State employment laws create another layer of issues that employers need to keep in mind when considering an at-home agent program. These laws and regulations can present challenges, particularly for staff located in other states or foreign countries. Legal and regulatory concerns can make out-of-state agents complex to use and costly to support, which is one reason why a growing number of companies are turning to outsourcers to meet their at-home agent needs.
The Kunnect XVP system offers a vast array of reports which cover three vital aspects of call center management.
Supervisors have access to several agent metrics:
- Payroll information
- Occupancy time
- Contacts per hour
- Revenue computations
- Break time analysis
- Campaign workflow
Supervisors have access to several campaign metrics:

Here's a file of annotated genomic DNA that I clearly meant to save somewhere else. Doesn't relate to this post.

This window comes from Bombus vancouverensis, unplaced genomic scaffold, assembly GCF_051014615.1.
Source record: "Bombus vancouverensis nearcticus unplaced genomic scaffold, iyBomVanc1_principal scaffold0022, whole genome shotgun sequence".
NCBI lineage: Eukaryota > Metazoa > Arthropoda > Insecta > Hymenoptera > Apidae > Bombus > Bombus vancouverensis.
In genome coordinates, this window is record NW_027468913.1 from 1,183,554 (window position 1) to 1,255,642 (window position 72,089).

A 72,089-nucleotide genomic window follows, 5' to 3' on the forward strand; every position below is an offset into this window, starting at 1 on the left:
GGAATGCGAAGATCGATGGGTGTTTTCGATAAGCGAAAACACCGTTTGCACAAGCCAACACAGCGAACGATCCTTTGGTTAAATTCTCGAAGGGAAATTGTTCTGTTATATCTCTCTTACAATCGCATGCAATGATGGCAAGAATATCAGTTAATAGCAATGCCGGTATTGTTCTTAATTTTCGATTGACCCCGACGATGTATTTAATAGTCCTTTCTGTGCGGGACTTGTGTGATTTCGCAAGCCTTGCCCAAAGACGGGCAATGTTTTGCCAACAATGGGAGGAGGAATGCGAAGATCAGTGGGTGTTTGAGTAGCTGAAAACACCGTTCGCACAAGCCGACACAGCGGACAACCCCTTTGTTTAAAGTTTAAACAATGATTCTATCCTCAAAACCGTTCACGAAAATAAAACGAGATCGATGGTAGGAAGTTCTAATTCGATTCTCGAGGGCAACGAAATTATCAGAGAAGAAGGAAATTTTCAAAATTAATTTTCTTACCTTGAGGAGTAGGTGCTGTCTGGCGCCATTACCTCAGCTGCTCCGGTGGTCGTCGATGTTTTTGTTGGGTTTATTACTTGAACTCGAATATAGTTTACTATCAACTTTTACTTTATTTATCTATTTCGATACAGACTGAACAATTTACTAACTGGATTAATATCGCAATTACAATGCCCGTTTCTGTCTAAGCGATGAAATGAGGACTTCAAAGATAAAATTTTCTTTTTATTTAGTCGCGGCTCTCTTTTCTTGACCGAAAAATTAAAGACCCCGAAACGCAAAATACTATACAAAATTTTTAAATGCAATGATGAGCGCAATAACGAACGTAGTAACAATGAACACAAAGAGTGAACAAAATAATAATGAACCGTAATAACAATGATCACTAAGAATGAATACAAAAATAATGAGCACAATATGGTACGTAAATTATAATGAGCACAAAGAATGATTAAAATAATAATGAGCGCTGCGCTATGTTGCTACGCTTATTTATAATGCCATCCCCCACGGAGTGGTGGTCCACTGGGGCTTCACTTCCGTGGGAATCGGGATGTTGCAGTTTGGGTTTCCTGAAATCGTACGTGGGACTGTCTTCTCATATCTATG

- Sales reports
- Disposition analysis
- Revenue computations
- Service levels
- Lead analysis
Supervisors have access to pertinent lead information:
- Disposition analysis
- Time zone inventory
- Call attempt analysis
- File penetration
- DNC management
Kunnect current supports a DSS (Data Security Standard) which closely mimics that of PCI (Payment Card Industry). Below is a description of our offering:
Build and Maintain a Secure Network
- Install and maintain a firewall configuration to protect cardholder data
- Do not use vendor-supplied defaults for system passwords and other security parameters
Maintain a Vulnerability Management Program
- Use and regularly update anti-virus software
- Develop and maintain secure systems and applications
Regularly Monitor and Test Networks
- Track and monitor all access to network resources
- Regularly test security systems and processes
Protect Cardholder Data
- Protect stored customer data
- Encrypt transmission of sensitive data across open, public networks
Implement Strong Access Control Measures
- Restrict access to customer data by customer only
- Assign a unique ID to each person with computer access
- Restrict physical access to data NOCs
Maintain an Information Security Policy
- Maintain a policy that addresses information security